A better understanding of how landscapes react to climate change is essential not only for interpreting the sedimentary record, but also predicting the impacts of future climate changes on surface processes and landscape hazards. Catchment-fan systems are small sediment-transport systems with rapid source-to-sink transfer of material and rich sedimentary archives of information about surface processes. We are studying coupled mountain catchment-alluvial fan systems in NW Argentina and the SW United States, and examining how alluvial fan morphology, stratigraphy, and sedimentology records transient signals of past climate variability. By using catchment-fan systems as analogues for broader landscapes, we are investigating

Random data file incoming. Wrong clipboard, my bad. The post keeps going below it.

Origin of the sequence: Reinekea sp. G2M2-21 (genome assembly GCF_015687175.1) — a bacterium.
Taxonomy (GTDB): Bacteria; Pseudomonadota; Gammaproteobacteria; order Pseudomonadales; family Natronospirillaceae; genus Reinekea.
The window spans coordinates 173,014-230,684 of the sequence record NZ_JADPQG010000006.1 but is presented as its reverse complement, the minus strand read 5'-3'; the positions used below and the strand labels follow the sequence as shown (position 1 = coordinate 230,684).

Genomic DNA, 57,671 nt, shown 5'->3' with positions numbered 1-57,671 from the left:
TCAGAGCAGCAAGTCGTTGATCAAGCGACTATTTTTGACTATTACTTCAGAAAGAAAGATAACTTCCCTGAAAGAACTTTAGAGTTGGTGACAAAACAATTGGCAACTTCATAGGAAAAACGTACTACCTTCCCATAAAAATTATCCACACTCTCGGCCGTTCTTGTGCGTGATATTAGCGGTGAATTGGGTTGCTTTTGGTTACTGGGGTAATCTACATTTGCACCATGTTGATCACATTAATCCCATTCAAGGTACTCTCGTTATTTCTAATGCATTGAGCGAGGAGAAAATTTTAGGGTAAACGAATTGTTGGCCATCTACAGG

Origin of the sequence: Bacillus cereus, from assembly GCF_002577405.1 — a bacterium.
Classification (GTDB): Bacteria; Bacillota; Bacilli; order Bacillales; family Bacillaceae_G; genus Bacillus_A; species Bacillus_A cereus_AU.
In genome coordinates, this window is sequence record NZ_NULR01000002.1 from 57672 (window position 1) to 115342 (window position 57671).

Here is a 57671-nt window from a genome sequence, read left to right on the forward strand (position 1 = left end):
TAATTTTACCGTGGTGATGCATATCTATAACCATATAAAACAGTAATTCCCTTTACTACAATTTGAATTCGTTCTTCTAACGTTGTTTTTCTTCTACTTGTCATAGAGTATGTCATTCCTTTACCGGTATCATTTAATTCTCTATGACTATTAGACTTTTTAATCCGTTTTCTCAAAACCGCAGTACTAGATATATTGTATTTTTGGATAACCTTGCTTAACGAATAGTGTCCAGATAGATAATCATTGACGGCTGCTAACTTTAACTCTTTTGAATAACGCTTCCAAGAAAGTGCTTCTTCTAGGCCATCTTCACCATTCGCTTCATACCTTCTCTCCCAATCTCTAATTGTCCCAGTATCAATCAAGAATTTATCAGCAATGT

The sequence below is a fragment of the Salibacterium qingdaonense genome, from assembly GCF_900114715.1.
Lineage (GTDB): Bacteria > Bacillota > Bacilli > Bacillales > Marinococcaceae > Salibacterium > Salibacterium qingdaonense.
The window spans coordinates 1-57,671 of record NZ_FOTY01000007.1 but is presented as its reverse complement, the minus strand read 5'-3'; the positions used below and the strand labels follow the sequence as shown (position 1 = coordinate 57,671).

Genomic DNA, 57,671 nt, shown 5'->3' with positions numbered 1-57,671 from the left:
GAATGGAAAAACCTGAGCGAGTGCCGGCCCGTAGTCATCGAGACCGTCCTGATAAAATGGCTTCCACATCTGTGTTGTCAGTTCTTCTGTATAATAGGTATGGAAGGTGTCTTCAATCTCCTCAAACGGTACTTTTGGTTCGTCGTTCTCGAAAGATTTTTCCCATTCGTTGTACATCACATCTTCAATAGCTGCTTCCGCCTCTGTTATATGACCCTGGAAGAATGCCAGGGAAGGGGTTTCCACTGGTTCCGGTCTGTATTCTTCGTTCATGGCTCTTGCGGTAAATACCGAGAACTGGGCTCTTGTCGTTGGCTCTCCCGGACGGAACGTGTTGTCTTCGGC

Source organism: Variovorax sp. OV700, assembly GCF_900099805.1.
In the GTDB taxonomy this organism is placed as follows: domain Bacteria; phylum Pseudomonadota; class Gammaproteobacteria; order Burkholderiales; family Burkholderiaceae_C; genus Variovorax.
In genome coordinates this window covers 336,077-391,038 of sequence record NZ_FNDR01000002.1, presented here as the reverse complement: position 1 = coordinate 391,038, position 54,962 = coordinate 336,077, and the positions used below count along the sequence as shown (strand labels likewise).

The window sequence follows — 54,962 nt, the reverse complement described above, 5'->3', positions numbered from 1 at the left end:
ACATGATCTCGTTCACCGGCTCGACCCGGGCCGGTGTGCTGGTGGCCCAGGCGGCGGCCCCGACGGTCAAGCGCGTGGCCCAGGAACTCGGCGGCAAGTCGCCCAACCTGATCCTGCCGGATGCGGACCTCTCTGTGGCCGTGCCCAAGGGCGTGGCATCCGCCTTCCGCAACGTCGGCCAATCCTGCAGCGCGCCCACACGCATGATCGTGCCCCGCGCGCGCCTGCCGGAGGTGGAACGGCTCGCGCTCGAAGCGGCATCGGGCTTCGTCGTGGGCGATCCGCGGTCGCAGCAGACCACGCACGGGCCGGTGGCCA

1. the sensitivity of eroding landscapes to environmental change
  2. how climate signals propagate through sediment transport systems, and
  3. whether proximal basin deposits can be inverted for quantitative reconstructions of climate and tectonics.

Our research into sediment routing systems combines field geomorphology and sedimentology, stratigraphy, geochemistry, geochronology, and remote sensing.

Principal Investigators


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